Following his suspension from Jones College Prep High School in 2011 for marijuana possession, high schooler Chancelor Bennett put out his first mixtape, “10 Day,” and began to take his aspirations of becoming a musician seriously. In 2013, he broke through the music scene with “Acid Rap,” and since then has been working on collaborations with multiple artists, never quite settling down to work on a solo project. When he announced that his new mixtape would be dropping in the month of April, I honestly told people that the news cured my depression. In a world of dropping black bodies and dropping bombs, I’m rarely, if ever, not depressed. But Chance’s music reminds me that, among other things, there’s hope.
The music video for one of the new mixtape’s tracks, “Angels,” features a young boy, Chance’s usual trippy self, and Saba. The song is an opportunity for the rapper to celebrate his personal growth over the years, rapping as he flies through the Chicago skies, “I’m the blueprint to a real man,” and declaring that he wishes to “clean up the streets so [his] daughter can have somewhere to play.” Meanwhile, on April 1, CNN reported that residents fear a “long, hot summer” in Chicago after a massive spike in gun violence since the start of the year. According to NPR, the spike in violent crime seen in Chicago this year coincides with increased scrutiny on police misconduct. Cops, afraid of being the subject of “the next viral video,” have thus become more passive in pursuing criminals. Nonetheless, the systemic problems at play would not be cured by increased police activity and aggression. Treating angels like criminals will not save them, and Chance knows this.
In “Paranoia,” technically the latter half of the track “Pusha Man” on Acid Rap, he raps about the gang violence that plagues Chicago and other American cities, alongside fear of refugees, police brutality and the paranoia of pushing drugs as a black man. In releasing “Angels,” Chance has assured us that his upcoming mixtape will be just as real and authentic as his previous works. He’s stuck to his unique sound, and most importantly, he’s stuck to the issues he cares about most. With rich rhythmic textures, upbeat singing and rapping, dope beats and a simple melodic chorus by Saba, the song itself embraces nothing but positive vibes. The video consists of a flying cartoonish Chance, Chicago subway riders dancing and a concluding duo dance with Chance the Rapper and Saba in the middle of a street. The final shot zeroes in on the young boy with whom the video originally opened, a cartoon halo hovering above his hooded head.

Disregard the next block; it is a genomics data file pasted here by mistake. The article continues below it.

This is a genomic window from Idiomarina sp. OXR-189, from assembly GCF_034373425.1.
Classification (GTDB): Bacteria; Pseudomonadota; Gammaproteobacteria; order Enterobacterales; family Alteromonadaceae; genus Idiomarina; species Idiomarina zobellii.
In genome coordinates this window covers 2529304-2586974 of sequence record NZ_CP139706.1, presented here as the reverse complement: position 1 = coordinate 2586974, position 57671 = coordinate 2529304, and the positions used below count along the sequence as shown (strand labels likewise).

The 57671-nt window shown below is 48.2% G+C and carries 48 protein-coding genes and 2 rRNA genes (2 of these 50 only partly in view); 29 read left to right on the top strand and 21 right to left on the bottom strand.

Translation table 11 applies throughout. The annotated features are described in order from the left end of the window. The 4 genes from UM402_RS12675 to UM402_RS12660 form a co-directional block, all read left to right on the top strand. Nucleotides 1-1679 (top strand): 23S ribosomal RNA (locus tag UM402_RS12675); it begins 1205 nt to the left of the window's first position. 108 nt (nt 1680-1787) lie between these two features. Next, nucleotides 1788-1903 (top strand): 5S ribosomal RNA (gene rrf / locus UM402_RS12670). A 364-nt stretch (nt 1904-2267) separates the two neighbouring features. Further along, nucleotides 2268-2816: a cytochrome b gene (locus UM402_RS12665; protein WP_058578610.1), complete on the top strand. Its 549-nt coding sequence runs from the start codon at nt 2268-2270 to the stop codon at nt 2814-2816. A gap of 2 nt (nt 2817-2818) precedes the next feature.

Chance the Rapper’s art is integral to the creation of new narratives about black people, and especially black men. This didn’t keep New York Post writer Phil Mushnick from calling Chance’s music “standard dehumanizing gangsta rap” when criticizing the decision of the Chicago White Socks to form a paid partnership with him. When describing the complex situation of gun violence in Chicago, Mushnick offered a gross oversimplification, saying, “Chicago is known as our murder capital. Gun-toting, itchy-fingered gang members, as young as 14, daily and nightly murdering and being murdered — children shooting children dead — over nothing more than a sideways glance, the wrong-color shirt, a bag of weed and, now in its 27th year, status-symbol sneakers.” Of course, Mushnick would likely respond with silence if asked about the history of Chicago’s housing project communities.
Those like Mushnick listen to Chance without actually listening to Chance — and this can result in blatant racism, as exemplified above, or something more insidious, like white boys bobbing their head to his beats and claiming to be fans without taking the time to consider Chance’s deeper messages. Like many black artists, he is continually depoliticized and divorced from the issues with which his art is concerned. This truism became particularly manifest for me this past Wednesday, when Snapchat commemorated 4/20 with a Bob Marley filter that reduced a man’s legacy from radical political activism to something more digestible for white society — smoking weed. Marley’s most popular hits — “One Love,” “Three Little Birds” and others — are used to keep his true musical legacy in the shadows. Similarly, songs like “Smoke Again” by Chance The Rapper are used by Mushnick and others to discredit his work, or to tune him out when his words become more political.
In spite of this, Chance’s head stays high, and his music remains touching and powerful. When his next mixtape drops, the ground will shake. Our job is to listen.